With measurement software, be mindful of as much acoustic summation occurs as broadband as possible (with weighted concern in the upper octaves), EQ globally, as a group. Tend to the overall characteristic blending between the mains (wrt level and time), and this sub group at the crossover freq(s). Fine tune subsequent response with small adjustments in both time alignment/delay, and to a lesser extent adjust low pass filtration of each sub.

Rinse repeat, rinse repeat .... each step interacts with the final response somewhat differently. Establish the baseline (max acoustic summation) and experiment. It's effective.

EQ globally, time align individually.

The FR follows the time domain, the time domain is where the gold is.


After that time domain is addressed, examine the room decay characteristics (bass trapping) .... as tidying up thusly allows for some superb bass detail.

I love seeing all these highly capable sytems, but actual optimization efforts is a "system multiplier" the likes of which many don't fully understand. I'm not referring to Bill Fitzmaurice, he likely knows more than I'll ever know, we simply disagree on whether the aforementioned is worthwhile.

It's all about the room, ... the room's all about the time domain.


Thanks


(wrt the "system multiplier", a good acoustic environment/optimization is akin to a kick-ass offensive line, as that way both your run game and passing game is improved) tongue.gif
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post #9 of 86 Old 01-17-2013, 08:58 PM - Thread Starter
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One Sub can be measured by the AV's autocalibration for Level and Distance but what about the 2 others ,.. How would the Distance and Delay caused by the Low Pass filtrr be calculated ??
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post #10 of 86 Old 01-18-2013, 05:34 AM
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Quote:
Originally Posted by FOH View Post

It's all about the room, ...
And that's my point. Unless the room is anechoic every boundary represents another source. Multiply three subs by the number of boundaries present and trying to time align is a nightmare of epic proportion. But the good news is that for the same reasons that subs aren't directionally locatable and group delays of even 30ms aren't audible neither is the lack of time align in the sub frequencies of any major consequence.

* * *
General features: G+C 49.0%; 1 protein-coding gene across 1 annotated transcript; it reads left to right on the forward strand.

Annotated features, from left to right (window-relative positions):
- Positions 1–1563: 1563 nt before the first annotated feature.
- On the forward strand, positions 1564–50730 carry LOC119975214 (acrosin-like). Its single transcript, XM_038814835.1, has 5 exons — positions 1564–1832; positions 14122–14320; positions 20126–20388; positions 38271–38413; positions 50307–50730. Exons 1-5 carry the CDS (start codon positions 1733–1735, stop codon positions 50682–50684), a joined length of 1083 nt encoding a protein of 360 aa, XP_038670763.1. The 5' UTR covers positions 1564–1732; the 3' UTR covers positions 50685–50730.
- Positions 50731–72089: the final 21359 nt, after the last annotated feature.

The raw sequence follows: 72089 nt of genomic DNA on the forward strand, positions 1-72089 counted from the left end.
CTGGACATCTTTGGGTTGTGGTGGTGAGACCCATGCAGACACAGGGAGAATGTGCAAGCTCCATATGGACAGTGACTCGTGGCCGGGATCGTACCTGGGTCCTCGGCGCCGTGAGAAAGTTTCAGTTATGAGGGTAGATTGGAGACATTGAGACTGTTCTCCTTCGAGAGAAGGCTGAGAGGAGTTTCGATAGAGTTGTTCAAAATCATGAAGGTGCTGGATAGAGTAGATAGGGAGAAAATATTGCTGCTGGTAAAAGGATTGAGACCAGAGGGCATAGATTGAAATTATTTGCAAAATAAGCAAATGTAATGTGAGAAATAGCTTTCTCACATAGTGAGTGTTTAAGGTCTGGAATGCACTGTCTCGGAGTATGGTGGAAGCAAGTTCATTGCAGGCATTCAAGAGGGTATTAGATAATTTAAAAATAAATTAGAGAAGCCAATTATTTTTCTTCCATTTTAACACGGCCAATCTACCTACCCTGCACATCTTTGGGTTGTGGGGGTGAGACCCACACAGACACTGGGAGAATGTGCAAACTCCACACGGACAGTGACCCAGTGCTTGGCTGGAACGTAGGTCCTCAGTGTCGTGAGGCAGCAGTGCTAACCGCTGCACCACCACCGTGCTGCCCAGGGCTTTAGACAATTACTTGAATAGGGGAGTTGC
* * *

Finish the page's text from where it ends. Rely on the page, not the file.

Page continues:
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post #11 of 86 Old 01-18-2013, 05:55 AM
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Quote:
Originally Posted by randyc1 View Post

One Sub can be measured by the AV's autocalibration for Level and Distance but what about the 2 others ,.. How would the Distance and Delay caused by the Low Pass filtrr be calculated ??

By optimizing for smoothest frequency response.

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post #12 of 86 Old 01-18-2013, 06:07 AM
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If you are using the Welti/Devatier method to attempt to reduce FR differences across several seats, you do not use individual delays, as to cancel modes, all the subs need the same coherent signal. If you are trying to use SFM principles, you do adjust delays and EQ on each individual sub, and the process is incredibly iterative, which is why JBL made the BassEQ module.

JSS
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post #13 of 86 Old 01-19-2013, 04:40 PM
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^ ^ ^

Good point, and perhaps I mis-spoke.


I posted;
Quote:
whatever model one uses, the Geddes approach, the Harman, Welti/DeVantier method, your own home brew technique, it largely doesn't matter as typically practicality intervenes and often influence sub placement



I intended, that whatever you set out to do, whatever model you may intend to emulate, oftentimes the actual locations used are dictated by influences other than the purely technical ones that you originally set out with, ie., practicality/aesthetics, etc.